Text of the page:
A fairly large number of American Civil War veterans lived into the 20th Century, with a small percentage still alive during World War II. My father, born in 1914, clearly remembered a number of aged ACW vets who lived near the Glouster, Ohio, farm where he was raised. He used to tell the story of an local vet named Huhn who used to fall asleep at the general store leaning back on his chair with his feet propped up by a potbelly stove. His own snoring would occasionally startle him, causing him to crash to the wooden floor. Dad used to chuckle at the memory of Private Huhn.
In 1907, tens of thousands of Civil War vets were aging, some gracefully, some not. Here is a snapshot at their world, a far cry from today. It shows how much society had progressed from the 1860s, yet how far away it was from today’s world. Here are some interesting stats from 1907, only 42 years after Appomattox Court House…
* The average life expectancy was only 47 years. Every ACW veteran alive in 1907 had already beaten the odds by quite a bit.
* 14% of American houses had bathtubs installed in them. The telephone had been invented and 8% of homes had one. A three-minute call from Denver to New York City cost $11, a staggering sum for that day for this luxury only the rich could enjoy.
* There were 8,000 cars in the USA, and a number of veterans enjoyed rides in “horseless carriages;” America boasted a whopping total of 144 miles of paved roads. The maximum speed limit in most towns was 10 mph.
* A number of ACW veterans had moved to sunny California, which in 1907 had only 1.4 million people, making it the 21st most populous state in the Union.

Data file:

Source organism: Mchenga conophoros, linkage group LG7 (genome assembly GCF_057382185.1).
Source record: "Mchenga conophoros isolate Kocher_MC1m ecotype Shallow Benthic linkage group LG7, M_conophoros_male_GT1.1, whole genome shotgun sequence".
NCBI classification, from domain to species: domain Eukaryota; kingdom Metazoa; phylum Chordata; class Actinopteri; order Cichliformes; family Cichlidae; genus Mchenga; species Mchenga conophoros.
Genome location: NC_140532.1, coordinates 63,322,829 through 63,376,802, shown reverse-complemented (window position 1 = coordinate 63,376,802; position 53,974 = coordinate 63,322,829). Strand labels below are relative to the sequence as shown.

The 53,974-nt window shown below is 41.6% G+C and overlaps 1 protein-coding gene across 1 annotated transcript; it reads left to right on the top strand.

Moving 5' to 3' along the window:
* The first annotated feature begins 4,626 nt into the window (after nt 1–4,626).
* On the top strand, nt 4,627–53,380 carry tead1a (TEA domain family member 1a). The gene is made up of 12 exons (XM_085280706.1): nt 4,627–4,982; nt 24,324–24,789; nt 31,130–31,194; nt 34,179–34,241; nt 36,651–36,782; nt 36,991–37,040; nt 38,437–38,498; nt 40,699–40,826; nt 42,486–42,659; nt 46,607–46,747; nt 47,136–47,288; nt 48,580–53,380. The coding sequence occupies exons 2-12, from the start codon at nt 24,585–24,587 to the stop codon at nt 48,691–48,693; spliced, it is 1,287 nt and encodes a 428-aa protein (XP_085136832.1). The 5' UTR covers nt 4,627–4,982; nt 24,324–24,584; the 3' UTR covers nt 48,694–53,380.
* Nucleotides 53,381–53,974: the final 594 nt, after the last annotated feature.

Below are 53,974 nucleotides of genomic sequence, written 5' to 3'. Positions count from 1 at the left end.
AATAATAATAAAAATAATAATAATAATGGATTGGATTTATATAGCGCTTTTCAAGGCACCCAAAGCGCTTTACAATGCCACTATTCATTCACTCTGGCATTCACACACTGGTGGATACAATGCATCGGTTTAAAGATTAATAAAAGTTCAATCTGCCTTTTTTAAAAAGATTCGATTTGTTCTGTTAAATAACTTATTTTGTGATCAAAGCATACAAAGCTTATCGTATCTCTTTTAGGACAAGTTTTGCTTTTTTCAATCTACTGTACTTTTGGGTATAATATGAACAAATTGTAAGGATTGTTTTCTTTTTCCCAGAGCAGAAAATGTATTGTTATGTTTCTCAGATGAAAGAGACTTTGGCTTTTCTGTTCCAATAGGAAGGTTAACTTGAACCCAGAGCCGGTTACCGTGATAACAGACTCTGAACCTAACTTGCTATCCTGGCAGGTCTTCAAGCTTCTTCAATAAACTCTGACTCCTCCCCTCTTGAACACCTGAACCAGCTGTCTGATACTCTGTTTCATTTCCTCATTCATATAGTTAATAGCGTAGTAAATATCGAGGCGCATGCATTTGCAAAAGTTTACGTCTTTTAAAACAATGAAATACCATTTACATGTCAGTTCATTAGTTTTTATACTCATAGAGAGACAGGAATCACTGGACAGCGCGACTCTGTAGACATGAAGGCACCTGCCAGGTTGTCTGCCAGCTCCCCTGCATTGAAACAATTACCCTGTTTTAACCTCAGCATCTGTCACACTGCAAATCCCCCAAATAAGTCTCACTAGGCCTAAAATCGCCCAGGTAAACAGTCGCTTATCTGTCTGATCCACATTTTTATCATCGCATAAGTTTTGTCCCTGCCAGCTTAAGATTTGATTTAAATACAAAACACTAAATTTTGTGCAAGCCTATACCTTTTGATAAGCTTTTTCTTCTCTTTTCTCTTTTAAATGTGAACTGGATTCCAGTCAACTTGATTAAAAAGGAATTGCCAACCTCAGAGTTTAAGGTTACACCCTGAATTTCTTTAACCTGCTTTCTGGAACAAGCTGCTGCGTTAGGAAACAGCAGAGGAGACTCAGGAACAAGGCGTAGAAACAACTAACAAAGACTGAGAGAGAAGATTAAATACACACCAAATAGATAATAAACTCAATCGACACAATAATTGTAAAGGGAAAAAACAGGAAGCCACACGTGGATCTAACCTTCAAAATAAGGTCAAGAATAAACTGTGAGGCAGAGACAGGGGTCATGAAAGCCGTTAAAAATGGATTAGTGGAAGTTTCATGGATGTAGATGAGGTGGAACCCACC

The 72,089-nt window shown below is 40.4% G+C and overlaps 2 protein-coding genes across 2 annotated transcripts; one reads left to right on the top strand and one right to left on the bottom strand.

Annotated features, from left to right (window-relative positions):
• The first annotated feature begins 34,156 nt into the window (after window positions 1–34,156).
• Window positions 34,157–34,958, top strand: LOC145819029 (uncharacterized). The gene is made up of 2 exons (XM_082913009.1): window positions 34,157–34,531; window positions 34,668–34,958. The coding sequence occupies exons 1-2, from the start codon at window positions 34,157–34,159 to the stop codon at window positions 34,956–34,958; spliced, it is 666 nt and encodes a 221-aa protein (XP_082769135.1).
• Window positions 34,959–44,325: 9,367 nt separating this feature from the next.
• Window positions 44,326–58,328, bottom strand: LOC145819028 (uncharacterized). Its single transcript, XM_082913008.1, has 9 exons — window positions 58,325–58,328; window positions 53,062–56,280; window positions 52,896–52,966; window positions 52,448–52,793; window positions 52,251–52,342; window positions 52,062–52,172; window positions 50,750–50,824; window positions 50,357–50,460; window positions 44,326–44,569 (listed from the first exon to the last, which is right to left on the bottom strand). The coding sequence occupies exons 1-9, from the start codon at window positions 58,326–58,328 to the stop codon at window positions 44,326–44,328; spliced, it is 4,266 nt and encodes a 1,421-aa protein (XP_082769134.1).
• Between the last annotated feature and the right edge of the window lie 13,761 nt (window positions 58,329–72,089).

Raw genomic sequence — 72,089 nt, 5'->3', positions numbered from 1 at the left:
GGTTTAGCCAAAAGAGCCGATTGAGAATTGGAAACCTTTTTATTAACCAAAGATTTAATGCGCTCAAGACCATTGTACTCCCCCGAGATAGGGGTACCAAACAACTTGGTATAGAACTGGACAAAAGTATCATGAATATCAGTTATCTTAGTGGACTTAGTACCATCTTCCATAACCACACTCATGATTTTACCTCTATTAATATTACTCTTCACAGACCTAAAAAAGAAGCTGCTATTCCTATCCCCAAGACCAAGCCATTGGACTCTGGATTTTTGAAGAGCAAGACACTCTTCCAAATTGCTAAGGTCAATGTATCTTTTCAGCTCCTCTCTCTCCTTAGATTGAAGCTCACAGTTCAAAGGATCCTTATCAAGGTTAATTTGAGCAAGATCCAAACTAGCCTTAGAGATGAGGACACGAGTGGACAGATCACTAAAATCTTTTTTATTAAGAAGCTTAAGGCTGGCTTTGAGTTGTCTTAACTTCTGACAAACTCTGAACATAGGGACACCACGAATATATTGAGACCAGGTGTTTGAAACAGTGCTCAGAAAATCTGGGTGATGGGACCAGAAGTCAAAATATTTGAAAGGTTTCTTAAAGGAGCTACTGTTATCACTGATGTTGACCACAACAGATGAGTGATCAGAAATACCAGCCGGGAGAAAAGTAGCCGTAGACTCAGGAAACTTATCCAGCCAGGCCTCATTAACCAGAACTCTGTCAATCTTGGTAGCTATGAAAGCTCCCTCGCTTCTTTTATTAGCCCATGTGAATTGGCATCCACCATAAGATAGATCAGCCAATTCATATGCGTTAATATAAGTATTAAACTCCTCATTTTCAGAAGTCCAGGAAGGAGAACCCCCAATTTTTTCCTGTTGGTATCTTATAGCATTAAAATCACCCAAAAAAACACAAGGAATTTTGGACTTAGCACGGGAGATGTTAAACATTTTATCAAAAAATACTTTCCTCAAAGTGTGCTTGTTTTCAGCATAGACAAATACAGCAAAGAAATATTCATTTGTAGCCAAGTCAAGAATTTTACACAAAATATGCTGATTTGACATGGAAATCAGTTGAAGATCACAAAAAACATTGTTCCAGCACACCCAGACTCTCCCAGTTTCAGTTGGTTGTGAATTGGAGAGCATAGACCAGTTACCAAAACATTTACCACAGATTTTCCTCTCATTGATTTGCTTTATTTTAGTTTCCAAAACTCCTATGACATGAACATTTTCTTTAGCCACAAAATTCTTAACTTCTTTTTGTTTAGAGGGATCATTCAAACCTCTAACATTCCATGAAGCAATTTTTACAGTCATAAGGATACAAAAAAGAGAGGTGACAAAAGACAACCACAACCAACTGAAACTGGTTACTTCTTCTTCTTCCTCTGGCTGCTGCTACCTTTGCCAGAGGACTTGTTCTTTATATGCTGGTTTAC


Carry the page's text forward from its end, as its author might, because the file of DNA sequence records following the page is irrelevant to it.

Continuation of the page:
* Some aging Civil War vets were still in the workforce. The average salary for an American worker was 22 cents a day, and most wage earners could expect between $200 and $400 in annual income. Some professions (as during the war and today) paid much more than others. The typical accountant could earn up to $2000 a year, a first class mechanical engineer often could garner $5,000 a year. Dentists earned about $2,500.
* By 1907, most Civil War veterans were grandfathers; some were great-grandfathers. 95% of all births still occurred at home, a far cry from today. Only 6% of Americans had graduated high school.
* In some cases where inflation during the Civil War was rampant due to an imbalanced supply-demand curve, prices were actually lower for the veteran warriors in 1907. Sugar was 4 cents a pound, eggs 14 cents a dozen, and coffee 15 cents a pound.
* The five leading causes of death in the USA in 1907 were pneumonia / influenza, tuberculosis, diarrhea / dysentery, heart disease, and stroke. Pension records of ACW soldiers from the period are rife with these common causes of their demise.
* The American flag boasted 45 stars; only Arizona, Oklahoma, New Mexico, Alaska, and Hawaii had yet to enter the reunited Union. In the sparsely populated state of Nevada, a total of 30 people in 1907 lived in the tiny hamlet of Las Vegas. Elvis was no where to be found, nor was Wayne Newton or Penn and Teller.
* The tallest building in the world in 1907 was the Eiffel Tower; very few veterans had seen it.
* Some Civil War generals were still alive in 1907 and even during the couple of decades that followed, and there are still a few elderly people alive in 2007 who distinctly remember speaking to them or meeting them. The last general to die, IIRC, was John W. Geary while FDR was President in the early 1930s.
One can only wonder what the next 100 years will bring? One thing is for sure – scholars and ACW buffs in 2107 will still be debating Dan Sickles’s merits as a field commander!